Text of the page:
MPEG artefacts are not a serious problem for this transfer, save for the occasional moment such as at 37:33, where the background threatens to break out in a series of macro-blocks. Film-to-video artefacts consisted of some minor telecine wobble in the opening credits, and an occasional display of aliasing in car grilles and the edges of windows. Film artefacts are mildly problematic in this transfer, but there is only one instance of a seriously distracting artefact at 31:44, which is positioned and shaped in just such a manner that it could be confused with a reel change marking. It isn't actually a reel change marking, but I have no real idea of what it is, as it looks more like a pink oval with a black outline, which would be consistent with the interpositive being slightly overheated at this time and location in the film.
The dialogue is mostly clear and easy to make out, although there are still one or two lines that are a little difficult to make out because of the actors' occasional mumbling, or some imperfect recording techniques. There were no perceptible problems with audio sync.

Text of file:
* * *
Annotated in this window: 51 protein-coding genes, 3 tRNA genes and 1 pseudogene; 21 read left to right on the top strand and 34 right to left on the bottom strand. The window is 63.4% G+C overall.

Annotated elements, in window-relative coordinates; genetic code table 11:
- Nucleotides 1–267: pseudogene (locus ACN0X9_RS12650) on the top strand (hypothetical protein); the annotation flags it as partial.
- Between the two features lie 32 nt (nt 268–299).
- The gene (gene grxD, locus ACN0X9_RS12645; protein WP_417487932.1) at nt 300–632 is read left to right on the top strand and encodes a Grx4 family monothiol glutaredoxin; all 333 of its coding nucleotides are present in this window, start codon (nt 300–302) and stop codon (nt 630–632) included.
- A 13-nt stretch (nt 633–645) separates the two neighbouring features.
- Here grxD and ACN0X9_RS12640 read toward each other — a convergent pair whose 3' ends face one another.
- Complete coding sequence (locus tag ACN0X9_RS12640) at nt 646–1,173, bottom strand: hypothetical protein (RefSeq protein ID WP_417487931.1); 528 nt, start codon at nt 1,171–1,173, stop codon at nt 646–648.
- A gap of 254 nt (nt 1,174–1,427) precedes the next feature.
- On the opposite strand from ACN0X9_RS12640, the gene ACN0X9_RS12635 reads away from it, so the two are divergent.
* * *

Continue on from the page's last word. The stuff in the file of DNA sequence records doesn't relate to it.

The score music by Michael Kamen, Eric Clapton, and David Sanborn is starting to become a little weary and repetitious, mainly because there seems to be little distinction between the musical cues used in tense situations or lighter moments. I am extremely certain that if you blindfolded a viewer and played the musical cues from all four Lethal Weapon films at them, they would not be able to discern which film each of the scenes where the score is present are actually from. This is not necessarily bad, as the score music is still quite enjoyable, it just needs a little more variety.